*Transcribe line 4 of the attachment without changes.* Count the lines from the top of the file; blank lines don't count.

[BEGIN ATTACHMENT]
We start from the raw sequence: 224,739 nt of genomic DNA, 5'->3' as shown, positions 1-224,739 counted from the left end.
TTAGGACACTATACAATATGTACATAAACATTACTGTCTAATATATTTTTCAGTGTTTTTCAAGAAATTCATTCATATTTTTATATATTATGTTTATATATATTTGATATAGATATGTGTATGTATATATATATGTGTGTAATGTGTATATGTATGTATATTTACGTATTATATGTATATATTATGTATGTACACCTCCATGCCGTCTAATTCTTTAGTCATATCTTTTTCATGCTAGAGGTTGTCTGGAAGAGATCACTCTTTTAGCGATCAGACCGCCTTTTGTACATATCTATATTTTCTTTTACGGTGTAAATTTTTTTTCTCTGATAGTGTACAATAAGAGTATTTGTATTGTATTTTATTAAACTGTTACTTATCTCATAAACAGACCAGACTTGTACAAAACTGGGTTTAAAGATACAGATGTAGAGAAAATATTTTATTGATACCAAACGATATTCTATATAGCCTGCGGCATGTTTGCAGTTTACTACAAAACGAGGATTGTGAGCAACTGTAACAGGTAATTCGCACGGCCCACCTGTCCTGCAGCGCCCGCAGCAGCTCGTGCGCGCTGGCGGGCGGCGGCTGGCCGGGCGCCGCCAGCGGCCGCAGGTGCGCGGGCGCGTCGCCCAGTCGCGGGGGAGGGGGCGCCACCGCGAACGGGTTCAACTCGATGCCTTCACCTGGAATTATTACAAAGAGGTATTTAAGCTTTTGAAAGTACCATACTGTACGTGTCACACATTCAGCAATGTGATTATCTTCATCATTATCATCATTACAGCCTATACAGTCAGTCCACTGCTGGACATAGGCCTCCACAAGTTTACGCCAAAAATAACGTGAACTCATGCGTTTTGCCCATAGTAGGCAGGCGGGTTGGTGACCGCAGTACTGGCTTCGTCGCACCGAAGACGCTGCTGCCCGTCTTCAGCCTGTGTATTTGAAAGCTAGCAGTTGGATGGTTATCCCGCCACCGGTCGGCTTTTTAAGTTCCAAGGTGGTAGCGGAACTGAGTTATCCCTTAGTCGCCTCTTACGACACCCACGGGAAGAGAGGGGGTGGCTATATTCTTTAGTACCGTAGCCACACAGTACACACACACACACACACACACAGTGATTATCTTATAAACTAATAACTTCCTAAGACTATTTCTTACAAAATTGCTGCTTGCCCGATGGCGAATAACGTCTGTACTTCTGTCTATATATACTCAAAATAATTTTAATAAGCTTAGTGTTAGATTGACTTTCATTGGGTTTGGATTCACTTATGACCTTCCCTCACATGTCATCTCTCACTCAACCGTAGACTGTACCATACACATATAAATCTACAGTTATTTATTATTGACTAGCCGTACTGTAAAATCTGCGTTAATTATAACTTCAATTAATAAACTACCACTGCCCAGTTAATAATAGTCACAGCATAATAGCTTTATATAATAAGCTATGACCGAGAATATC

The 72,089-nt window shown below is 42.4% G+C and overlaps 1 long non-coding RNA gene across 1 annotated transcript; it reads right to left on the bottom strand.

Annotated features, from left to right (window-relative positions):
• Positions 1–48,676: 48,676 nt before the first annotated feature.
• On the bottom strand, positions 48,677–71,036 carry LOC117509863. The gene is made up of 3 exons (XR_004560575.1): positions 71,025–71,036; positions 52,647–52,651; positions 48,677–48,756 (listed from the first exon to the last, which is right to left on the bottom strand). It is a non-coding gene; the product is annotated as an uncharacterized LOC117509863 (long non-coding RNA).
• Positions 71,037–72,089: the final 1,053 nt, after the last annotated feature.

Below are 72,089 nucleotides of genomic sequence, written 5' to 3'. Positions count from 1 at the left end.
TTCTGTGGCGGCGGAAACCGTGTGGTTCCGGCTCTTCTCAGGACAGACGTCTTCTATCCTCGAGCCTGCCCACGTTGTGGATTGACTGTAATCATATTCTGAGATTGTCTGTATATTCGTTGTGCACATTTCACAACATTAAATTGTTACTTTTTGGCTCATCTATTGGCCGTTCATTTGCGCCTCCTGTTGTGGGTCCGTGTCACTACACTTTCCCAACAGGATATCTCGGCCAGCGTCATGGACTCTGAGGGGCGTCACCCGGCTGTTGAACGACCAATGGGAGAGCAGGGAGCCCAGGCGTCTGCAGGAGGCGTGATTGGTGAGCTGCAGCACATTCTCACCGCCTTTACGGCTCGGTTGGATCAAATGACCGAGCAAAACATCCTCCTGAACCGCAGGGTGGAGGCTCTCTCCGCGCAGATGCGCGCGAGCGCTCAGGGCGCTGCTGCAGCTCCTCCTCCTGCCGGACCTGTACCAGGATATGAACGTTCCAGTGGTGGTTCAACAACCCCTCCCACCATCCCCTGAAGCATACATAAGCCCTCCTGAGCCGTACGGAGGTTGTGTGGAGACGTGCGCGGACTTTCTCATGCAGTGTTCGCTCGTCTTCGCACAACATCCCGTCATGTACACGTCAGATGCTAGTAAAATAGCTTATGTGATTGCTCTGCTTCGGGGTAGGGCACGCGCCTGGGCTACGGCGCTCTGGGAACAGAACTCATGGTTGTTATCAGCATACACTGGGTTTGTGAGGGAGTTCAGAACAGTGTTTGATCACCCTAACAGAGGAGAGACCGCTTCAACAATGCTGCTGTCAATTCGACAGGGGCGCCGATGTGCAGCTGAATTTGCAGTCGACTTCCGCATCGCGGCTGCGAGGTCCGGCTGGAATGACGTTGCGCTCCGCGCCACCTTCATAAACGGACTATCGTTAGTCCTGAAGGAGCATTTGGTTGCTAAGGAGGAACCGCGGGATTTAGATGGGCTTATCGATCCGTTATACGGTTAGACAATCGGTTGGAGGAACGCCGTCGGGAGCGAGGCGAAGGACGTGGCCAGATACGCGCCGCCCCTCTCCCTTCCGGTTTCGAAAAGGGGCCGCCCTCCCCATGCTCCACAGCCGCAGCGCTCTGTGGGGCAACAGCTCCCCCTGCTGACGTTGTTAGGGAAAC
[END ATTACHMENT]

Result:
Annotated features, from left to right (window-relative positions):